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[In this interview, Strange Horizons co-ordinating editor, Gautam Bhatia, talks to Chen Qiufan about his novel, Waste Tide, extractivism and global supply chains, waste and collective action. This interview was conducted through a collaborative Google Document in September 2022.]


Gautam Bhatia: Your novel, Waste Tide, is set on Silicon Isle, an island off the south coast of China that is also a giant e-waste recycling centre. In interviews, you’ve mentioned that Silicon Isle is inspired by a real-life place. Could you tell us a bit more about the “real-life” Silicon Isle? 

Chen QiufanGuiyu, in Chinese, means “the precious island.” It’s about one hour’s drive from Shantou, the city where I lived before I turned eighteen. It was called the “center of world electronic waste recycling” by the media since the late 1990s. Basically, what I’ve described in the novel exactly reflects the real scenes in Guiyu: toxic environment, unprotected immigrant workers, numb residents, and a GDP-driven local government. As I’ve seen in Guiyu, most of the e-waste was shipped from the developed countries in the EU or from the USA, and dumped in developing countries in East and Southeast Asia, Africa, and in India. Sometimes these were traded as normal goods, and sometimes they just got in through smuggling.

But Guiyu also experienced a dramatic change in the twenty-first century, with the shifting geopolitical situation. For example, in an effort to deal with its fast-growing domestic waste problem, the Chinese government has blocked all imports of twenty-four types of foreign trash since 2018.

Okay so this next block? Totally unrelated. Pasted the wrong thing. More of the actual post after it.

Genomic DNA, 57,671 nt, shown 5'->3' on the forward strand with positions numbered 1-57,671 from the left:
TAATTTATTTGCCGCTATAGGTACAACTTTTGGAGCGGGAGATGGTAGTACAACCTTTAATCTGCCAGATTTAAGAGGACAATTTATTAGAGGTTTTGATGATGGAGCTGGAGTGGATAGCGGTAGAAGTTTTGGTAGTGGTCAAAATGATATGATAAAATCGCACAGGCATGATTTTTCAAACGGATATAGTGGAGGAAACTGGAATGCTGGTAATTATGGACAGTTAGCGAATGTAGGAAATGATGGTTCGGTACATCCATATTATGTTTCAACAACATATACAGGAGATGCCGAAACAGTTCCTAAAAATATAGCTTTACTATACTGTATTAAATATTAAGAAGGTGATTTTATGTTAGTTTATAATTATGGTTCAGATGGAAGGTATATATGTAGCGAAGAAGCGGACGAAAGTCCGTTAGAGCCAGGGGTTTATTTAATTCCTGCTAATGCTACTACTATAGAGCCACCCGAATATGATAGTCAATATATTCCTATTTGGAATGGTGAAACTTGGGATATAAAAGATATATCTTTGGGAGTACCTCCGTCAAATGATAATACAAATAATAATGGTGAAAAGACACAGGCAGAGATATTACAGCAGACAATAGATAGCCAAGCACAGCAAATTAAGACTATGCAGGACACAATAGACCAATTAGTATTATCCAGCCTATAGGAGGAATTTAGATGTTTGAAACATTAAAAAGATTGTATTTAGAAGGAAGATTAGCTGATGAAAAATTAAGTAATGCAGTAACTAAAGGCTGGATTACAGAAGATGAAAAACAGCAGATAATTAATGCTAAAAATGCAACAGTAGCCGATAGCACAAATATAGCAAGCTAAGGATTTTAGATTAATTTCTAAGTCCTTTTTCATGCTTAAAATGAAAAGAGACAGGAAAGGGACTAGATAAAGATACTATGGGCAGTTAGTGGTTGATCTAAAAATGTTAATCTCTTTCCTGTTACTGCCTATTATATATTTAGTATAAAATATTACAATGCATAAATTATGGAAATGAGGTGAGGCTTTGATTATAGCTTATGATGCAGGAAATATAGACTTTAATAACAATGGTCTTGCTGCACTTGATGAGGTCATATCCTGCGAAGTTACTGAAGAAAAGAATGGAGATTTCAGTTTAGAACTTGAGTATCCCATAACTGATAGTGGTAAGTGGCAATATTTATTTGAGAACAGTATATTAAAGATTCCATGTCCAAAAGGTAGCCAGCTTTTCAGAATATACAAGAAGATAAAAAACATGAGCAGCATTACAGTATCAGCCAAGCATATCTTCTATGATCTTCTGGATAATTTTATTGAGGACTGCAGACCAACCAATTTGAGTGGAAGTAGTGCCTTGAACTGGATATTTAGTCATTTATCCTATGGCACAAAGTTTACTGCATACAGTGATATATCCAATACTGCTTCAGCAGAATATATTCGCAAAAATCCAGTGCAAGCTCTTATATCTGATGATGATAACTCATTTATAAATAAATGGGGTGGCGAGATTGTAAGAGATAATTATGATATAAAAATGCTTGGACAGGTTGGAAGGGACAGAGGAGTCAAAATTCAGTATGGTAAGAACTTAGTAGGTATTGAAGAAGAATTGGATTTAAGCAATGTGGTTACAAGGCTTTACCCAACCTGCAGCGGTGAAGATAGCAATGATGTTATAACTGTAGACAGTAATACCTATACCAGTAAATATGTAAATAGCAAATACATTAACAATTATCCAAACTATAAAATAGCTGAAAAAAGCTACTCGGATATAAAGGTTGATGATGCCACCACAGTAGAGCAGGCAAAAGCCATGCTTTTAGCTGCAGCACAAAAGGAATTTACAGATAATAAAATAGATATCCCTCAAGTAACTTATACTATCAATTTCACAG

The policy has forced recycling centres like Guiyu to step up their efforts to transform informal, backstreet industries into fully regulated, more technologically advanced, and environmentally friendly ones. The air and water quality are much improved, while the soil is still under recovery in Guiyu.

GB: The trash would still need to go somewhere—I’m presuming, to other Guiyus in other parts of the world, where regulation is laxer because of the imperatives of political economy. To paraphrase a famous line, is the problem going to be that we will eventually run out of the Earth?

CQ: Currently, 80 percent of the world's population is covered by national e-waste management laws. The large increase is mainly attributed to India and China. The most populous countries in Asia currently have e-waste rules, whereas only a handful of countries in Africa have enacted e-waste-specific policies and legislation. However, it must also be noted that countries with laws do not always enforce the law. Many countries lack measurable collection and recycling targets, which are essential for effective policies.

In Waste Tide, I tried to stir up the awareness of the truth that all of us are equally responsible for the grave consequence of mass pollution happening across the globe. Waste is profoundly shaping and changing our society and our way of living. Our daily mundane world always treats waste as a hidden structure, together with its whole ecosystem, and places it beyond our sight, to maintain the glories of contemporary life. But unfortunately, some are advantaged by this, while others suffer. So we have to see the reality, and it has to be on an international scale. Otherwise, we will find ourselves ultimately trapped in a trashy planet, as WALL-E described it. And I don’t believe Elon Musk’s Mars-escapism can save most of the population, other than a handful of the super-rich and the elite.